Carol, meanwhile, seems separated, estranged or Something Else from her husband, Harge (Kyle Chandler), who vacillates between earnestly pleading for intimacy he clearly isn’t getting, and furious displays of often drunken temper. Chandler’s performance is as uneven as the character he plays; Harge’s rages are jarring and feel out of place in the film’s otherwise refined atmosphere.
Harge and Carol try to behave themselves around Rindy (played adorably by twins Sadie and Kk Heim), on whom her mother obviously dotes.
When Therese makes that planned visit, she unwittingly prompts yet another nasty argument between Carol and Harge. Therese can’t really flee — the Airds live in a tony neighborhood, far from her modest city apartment — and, truth be told, doesn’t want to. By this point, the two women have begun a flirtatious dance (although, initially, it feels like Carol is the predator, and Therese the prey).
But the overall situation grows worse. Harge files a nasty legal action demanding full custody of Rindy, on the grounds that Carol is an unfit mother because of her “immoral behavior” (referencing not Therese, but Carol’s longtime best friend Abby, quite clearly gay, and sensitively played by Sarah Paulson). Faced with the possible loss of her beloved daughter, Carol ...
... impulsively decides to take a lengthy road trip west to clear her head.
She invites Therese. Who accepts.
Their relationship progresses in the anticipated manner.
This is a tough sell at both ends. Given Harge’s existing legal threat, it’s difficult to imagine that Carol would chance making his accusations worse by traveling with an already “suspect” female companion. Even in the 1950s, people couldn’t hide that easily. As for Therese, her impulsive decision to join Carol is intended to reflect an infatuation that is blossoming into love, but Mara’s one-note, deer-in-the-headlights expressions simply aren’t enlightening.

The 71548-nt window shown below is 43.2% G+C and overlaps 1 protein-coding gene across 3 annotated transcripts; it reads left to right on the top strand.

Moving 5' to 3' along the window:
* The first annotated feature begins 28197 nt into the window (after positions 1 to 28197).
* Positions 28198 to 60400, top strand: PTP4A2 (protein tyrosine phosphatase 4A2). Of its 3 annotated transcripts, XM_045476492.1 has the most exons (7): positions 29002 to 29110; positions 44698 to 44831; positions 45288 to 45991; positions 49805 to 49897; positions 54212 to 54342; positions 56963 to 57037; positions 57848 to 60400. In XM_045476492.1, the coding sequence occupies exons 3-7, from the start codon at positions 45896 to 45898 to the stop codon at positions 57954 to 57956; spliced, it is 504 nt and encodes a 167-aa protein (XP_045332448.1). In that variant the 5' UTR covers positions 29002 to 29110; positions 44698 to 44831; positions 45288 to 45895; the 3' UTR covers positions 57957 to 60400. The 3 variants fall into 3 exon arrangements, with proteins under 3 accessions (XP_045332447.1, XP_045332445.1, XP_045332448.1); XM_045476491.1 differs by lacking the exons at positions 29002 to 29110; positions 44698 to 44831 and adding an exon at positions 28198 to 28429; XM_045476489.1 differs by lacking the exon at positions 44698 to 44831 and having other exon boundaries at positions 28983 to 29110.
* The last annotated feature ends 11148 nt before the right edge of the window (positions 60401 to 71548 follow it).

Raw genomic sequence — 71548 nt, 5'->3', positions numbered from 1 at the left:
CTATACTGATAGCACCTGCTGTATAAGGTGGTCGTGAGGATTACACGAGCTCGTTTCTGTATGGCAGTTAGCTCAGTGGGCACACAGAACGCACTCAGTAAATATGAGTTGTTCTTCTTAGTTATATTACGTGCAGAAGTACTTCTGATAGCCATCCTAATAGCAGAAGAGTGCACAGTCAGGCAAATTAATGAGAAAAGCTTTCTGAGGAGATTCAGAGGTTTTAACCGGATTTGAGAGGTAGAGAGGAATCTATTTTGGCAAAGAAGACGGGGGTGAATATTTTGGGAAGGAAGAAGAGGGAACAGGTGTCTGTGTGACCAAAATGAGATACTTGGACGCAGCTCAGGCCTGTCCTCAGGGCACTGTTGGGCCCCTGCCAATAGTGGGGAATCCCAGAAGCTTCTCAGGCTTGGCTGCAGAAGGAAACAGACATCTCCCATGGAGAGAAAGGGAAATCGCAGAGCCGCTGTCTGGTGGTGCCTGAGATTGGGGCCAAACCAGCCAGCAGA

Other awkward developments get tossed in, starting with the unexpected fact that Carol is carrying a gun. That is so out of left field; what, precisely, does she intend to do with it? And if Harge is hell-bent on punishing his wife, how is it that she continues to spend money like water? Wouldn’t he shut down her access to their bank accounts?
A lot of this stuff wouldn’t matter, if Carol and Therese — which is to say, Blanchett and Mara — engaged us more persuasively. We’d be more caught up in the hungry passion of two people succumbing sweetly, no matter the consequences, to a love that was forbidden in this era. Try as they might, though, Haynes, Nagy and their two stars can’t make us believe.
I kept waiting for the narrative verisimilitude — the honesty — that made Haynes’ breakout film, 2002’s Far from Heaven, so engaging. Never happens.
Frankly, it feels like Haynes paid too little attention to the story, and his two stars, in favor of so meticulously re-creating the look and style of the 1950s: not merely the setting, but the way his film is put together.
Director of photography Ed Lachman shot on Super 16mm, which reproduces the grainy texture of the era’s 35mm cinematography. Production designer Judy Becker employed a distinct color palette that emphasizes the post-WWII (and here I’m quoting the press notes) “sour greens, yellows and dirty pinks.”
Three-time Oscar-winning costume designer Sandy Powell unerringly nails the period garb; she and hair stylist Jerry Decarlo do a particularly fine job with Mara, accentuating Therese’s mousy timidity.
Indeed, everything — and everybody — are all dressed up ... but with nowhere to go. Highsmith’s novel was a daring landmark of lesbian fiction for its time; it’s a shame, given the many other touching LGBT film and TV dramas arriving during the past several years, that Haynes and Nagy didn’t honor this one better.